Category Archives: nl2021q3

U.S. – EPA delays PIP (3:1) Restriction in Articles

On September 3, 2021, the U.S. EPA posted a pre-publication federal register notice that will extend the compliance deadline restricting Phenol, isopropylated phosphate (3:1) (PIP (3:1)) in articles to March 8, 2022, instead of the current date of March 8, 2021.  EPA will also be opening a public consultation on possible further extensions where justified.   The consultation will provide stakeholders an opportunity for “describing specific information that the Agency would need to justify any further compliance deadline extensions.”

The EPA also posted a summary on the current situation on their website[1], and a page with links to relevant rules on all five PBT substance restrictions[2]. A copy of the pre-publication is available for download[3].     A summary of the change is excerpted below:


Note:  The prepublication notice is not an official rule until it is finalized and published in the federal register (this takes time), but it has been signed by the EPA administrator. The notice signals that the EPA intends to provide manufacturers, importers and distributers at least six additional months to collect supply chain information for PIP (3:1) content, take appropriate action, and to respond to the public consultation if a further extension is justified.

Background information provided in the notice indicates that EPA started the risk assessment seven years ago, published the draft rule in 2019, and has conducted multiple public consultations.  There was no indication from EEE manufacturers that PIP (3:1) was being used or that there would be a challenge to the industry with the restriction. EPA was under a strict timeline specified in TSCA to assess and restrict PIP (3:1) given its PBT properties.

Never-the-less, the EPA has flexibility to provide an exemption for applications that are of an essential nature (e.g. national defense and public health), but the application needs to be specific and justified.

During the March-May 2021 consultation, the information that the EPA received from industry was very general and not specific enough to grant a longer extension. Furthermore, consumer and environmental groups provided comments that the industry has already had seven years to prepare and that no additional extension should be provided. Therefore, the EPA in their next consultation will be specific on exactly what information they require to justify an extension.

Discussion of Impact on EEE Manufacturers

The one-year extension is helpful but challenges remain with collecting information from supply chains and redesigning products containing PIP (3:1) – especially products with long design cycles or qualification times. The EEE industry associations had requested a blanket four-year extension to the PIP (3:1) restrictions so the total one-year extension falls significantly short.  EPA realizes that some product categories have long design and qualification cycles (e.g. medical equipment) or use a supply chain that is focused on a sector that already has an exemption (e.g. heavy equipment using the automotive supply chain) and that the timeline for these products needs to be reconsidered.  But each product category needs to be justified.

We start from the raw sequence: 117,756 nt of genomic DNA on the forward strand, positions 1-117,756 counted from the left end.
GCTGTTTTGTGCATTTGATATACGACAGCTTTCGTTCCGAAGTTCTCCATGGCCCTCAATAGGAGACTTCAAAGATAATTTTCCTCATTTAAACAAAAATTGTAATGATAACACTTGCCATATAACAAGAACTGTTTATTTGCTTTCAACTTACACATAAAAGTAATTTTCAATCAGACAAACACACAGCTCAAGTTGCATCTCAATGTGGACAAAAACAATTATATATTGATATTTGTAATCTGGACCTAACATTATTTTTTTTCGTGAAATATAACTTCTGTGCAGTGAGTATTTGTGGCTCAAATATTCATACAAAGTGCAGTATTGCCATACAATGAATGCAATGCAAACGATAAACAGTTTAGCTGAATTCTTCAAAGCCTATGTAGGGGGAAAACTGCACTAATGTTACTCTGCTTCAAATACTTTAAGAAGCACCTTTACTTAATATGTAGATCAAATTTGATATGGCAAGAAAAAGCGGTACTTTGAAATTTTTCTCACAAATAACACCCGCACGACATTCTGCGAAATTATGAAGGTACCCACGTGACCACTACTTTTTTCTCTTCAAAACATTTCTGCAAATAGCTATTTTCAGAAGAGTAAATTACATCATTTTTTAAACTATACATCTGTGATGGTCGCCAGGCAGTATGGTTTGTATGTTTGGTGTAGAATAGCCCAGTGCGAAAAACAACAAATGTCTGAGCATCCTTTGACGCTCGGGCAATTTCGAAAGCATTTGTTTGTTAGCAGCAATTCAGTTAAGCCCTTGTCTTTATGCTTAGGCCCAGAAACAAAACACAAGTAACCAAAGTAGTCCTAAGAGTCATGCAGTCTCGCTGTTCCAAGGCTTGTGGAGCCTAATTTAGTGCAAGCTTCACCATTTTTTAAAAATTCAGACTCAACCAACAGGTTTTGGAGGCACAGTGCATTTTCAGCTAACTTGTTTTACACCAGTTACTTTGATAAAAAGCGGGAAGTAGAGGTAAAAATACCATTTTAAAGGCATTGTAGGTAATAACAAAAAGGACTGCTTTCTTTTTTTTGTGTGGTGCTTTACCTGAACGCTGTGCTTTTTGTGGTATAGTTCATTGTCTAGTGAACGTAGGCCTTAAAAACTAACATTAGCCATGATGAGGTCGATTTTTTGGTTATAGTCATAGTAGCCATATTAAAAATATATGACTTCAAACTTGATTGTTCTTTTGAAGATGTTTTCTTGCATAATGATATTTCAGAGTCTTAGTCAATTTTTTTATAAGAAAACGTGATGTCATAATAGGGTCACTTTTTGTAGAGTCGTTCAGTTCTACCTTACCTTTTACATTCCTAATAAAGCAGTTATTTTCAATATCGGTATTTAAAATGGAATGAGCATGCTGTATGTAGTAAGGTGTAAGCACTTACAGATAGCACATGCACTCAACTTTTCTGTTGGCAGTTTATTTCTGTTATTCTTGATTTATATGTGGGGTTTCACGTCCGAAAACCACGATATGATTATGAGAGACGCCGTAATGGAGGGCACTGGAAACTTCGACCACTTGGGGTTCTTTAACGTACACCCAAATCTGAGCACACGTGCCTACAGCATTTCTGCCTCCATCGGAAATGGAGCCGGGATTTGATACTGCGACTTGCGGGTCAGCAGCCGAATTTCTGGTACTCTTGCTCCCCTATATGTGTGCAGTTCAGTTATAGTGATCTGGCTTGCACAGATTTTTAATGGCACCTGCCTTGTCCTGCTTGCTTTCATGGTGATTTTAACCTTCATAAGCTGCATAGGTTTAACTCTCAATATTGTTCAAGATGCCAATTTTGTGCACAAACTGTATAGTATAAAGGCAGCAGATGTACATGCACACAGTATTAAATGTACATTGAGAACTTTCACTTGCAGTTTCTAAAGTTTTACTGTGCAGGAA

[1] EPA summary of PIP (3:1) events,

[2] EPA links to PBT rules,

[3] PIP (3:1) prepublication rule,


EU – Intent to Restrict PFAS Has Been Submitted by Five EU Countries

Germany, Denmark, the Netherlands, Norway, and Sweden submitted on 15 July 2021 their intent to restrict PFAS. Proposals are expected to be submitted to ECHA by 15 July 2022 and will restrict the manufacture and placing on the market of PFAS.

The five countries are open for stakeholder comments until 19 September 2021, the questionnaire is accessible from the REACH-CLP-Biozid Helpdesk3.

The ECHA website provides the scope of the incoming restrictions, “any chemical with at least one perfluorinated methyl group (-CF3) or at least one perfluorinated methylene group (-CF2-), –), including branched fluoroalkyl groups and substances containing ether linkages, fluoropolymers and side chain fluorinated polymers.”

EU – ECHA Submits Intention to Restrict MCCP

ECHA has indicated their intention to submit a proposal restricting Medium-chain chlorinated paraffins (MCCP). MCCP were added to the REACH Candidate List this past July and are used as a flame retardant and /or plasticizer in some EEE components.  The IEC 62474 DSL lists the typical EEE applications / uses as: “Flame retardant and / or plasticizer in PVC and rubber, paints and coatings, adhesives and sealants, textiles and fabric”

ECHA intends to submit the restriction proposal by July 26, 2022 and has suggested the scope of restriction as “Restricting the manufacture, use or placing on the market of MCCP”.

MCCP restriction in EEE is also expected in the next update to the RoHS Directive (RoHS 3) and the UK has submitted a proposal for listing MCCP in the Annexes to the Stockholm Convention on Persistent Organic Pollutants (POPs).

In technical terms, MCCP is a substance group of UVCB substances consisting of more than or equal to 80% linear chloroalkanes with carbon chain lengths within the range from C14 to C17. ECHA has provide five member substances in the group (see Table 1).

Table 1: Members of MCCP Substance Group

NameEC no.CAS no.
di-, tri- and tetrachlorotetradecane950-299-5-
Alkanes, C14-16, chloro-1372804-76-6
Alkanes, C14-17, chloro287-477-085535-85-9
Tetradecane, chloro derivs.-198840-65-2
Chlorinated paraffins with carbon chain lengths in the range C14-17 and chlorination levels at or exceeding 45 per cent chlorine by weight--

The registry of restriction intentions is available on the ECHA website[1].

[1] Registry of restriction intentions,

EU – PFCAs restricted from February 2023